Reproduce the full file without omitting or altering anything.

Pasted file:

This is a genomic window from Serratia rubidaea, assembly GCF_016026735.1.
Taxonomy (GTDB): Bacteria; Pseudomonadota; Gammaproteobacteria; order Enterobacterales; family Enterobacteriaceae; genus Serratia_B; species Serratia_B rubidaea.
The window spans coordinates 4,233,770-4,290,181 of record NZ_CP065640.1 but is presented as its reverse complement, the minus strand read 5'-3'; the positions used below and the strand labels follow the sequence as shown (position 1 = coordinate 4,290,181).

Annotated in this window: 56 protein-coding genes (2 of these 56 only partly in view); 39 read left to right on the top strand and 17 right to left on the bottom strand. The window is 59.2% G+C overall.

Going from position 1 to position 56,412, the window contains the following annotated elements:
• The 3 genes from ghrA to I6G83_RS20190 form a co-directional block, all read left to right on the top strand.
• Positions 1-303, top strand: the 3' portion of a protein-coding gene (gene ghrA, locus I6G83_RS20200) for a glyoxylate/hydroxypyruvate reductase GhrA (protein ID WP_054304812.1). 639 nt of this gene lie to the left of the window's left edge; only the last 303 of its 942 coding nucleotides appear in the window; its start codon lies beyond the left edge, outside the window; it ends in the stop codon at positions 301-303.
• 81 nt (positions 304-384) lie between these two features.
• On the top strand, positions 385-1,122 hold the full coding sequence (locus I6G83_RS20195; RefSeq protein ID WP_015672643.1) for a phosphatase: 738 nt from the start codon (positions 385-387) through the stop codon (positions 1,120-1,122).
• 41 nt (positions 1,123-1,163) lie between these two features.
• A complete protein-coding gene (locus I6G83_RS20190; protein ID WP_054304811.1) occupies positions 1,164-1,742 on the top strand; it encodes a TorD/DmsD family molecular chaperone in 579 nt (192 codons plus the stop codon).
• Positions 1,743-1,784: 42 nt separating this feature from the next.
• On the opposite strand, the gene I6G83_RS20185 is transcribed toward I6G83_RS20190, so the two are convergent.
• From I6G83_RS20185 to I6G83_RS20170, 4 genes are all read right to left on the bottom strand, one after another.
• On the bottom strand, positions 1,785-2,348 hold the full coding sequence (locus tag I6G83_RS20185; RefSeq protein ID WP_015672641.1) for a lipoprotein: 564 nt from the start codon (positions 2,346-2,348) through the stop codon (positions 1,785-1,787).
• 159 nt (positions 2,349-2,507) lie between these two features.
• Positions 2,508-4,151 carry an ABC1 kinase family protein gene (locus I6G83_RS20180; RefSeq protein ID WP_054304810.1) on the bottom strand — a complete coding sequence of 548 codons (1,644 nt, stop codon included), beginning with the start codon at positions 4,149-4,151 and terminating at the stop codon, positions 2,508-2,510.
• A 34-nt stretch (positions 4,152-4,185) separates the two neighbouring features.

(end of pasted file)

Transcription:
This is a genomic window from Serratia rubidaea, assembly GCF_016026735.1.
Taxonomy (GTDB): Bacteria; Pseudomonadota; Gammaproteobacteria; order Enterobacterales; family Enterobacteriaceae; genus Serratia_B; species Serratia_B rubidaea.
The window spans coordinates 4,233,770-4,290,181 of record NZ_CP065640.1 but is presented as its reverse complement, the minus strand read 5'-3'; the positions used below and the strand labels follow the sequence as shown (position 1 = coordinate 4,290,181).

Annotated in this window: 56 protein-coding genes (2 of these 56 only partly in view); 39 read left to right on the top strand and 17 right to left on the bottom strand. The window is 59.2% G+C overall.

Going from position 1 to position 56,412, the window contains the following annotated elements:
• The 3 genes from ghrA to I6G83_RS20190 form a co-directional block, all read left to right on the top strand.
• Positions 1-303, top strand: the 3' portion of a protein-coding gene (gene ghrA, locus I6G83_RS20200) for a glyoxylate/hydroxypyruvate reductase GhrA (protein ID WP_054304812.1). 639 nt of this gene lie to the left of the window's left edge; only the last 303 of its 942 coding nucleotides appear in the window; its start codon lies beyond the left edge, outside the window; it ends in the stop codon at positions 301-303.
• 81 nt (positions 304-384) lie between these two features.
• On the top strand, positions 385-1,122 hold the full coding sequence (locus I6G83_RS20195; RefSeq protein ID WP_015672643.1) for a phosphatase: 738 nt from the start codon (positions 385-387) through the stop codon (positions 1,120-1,122).
• 41 nt (positions 1,123-1,163) lie between these two features.
• A complete protein-coding gene (locus I6G83_RS20190; protein ID WP_054304811.1) occupies positions 1,164-1,742 on the top strand; it encodes a TorD/DmsD family molecular chaperone in 579 nt (192 codons plus the stop codon).
• Positions 1,743-1,784: 42 nt separating this feature from the next.
• On the opposite strand, the gene I6G83_RS20185 is transcribed toward I6G83_RS20190, so the two are convergent.
• From I6G83_RS20185 to I6G83_RS20170, 4 genes are all read right to left on the bottom strand, one after another.
• On the bottom strand, positions 1,785-2,348 hold the full coding sequence (locus tag I6G83_RS20185; RefSeq protein ID WP_015672641.1) for a lipoprotein: 564 nt from the start codon (positions 2,346-2,348) through the stop codon (positions 1,785-1,787).
• 159 nt (positions 2,349-2,507) lie between these two features.
• Positions 2,508-4,151 carry an ABC1 kinase family protein gene (locus I6G83_RS20180; RefSeq protein ID WP_054304810.1) on the bottom strand — a complete coding sequence of 548 codons (1,644 nt, stop codon included), beginning with the start codon at positions 4,149-4,151 and terminating at the stop codon, positions 2,508-2,510.
• A 34-nt stretch (positions 4,152-4,185) separates the two neighbouring features.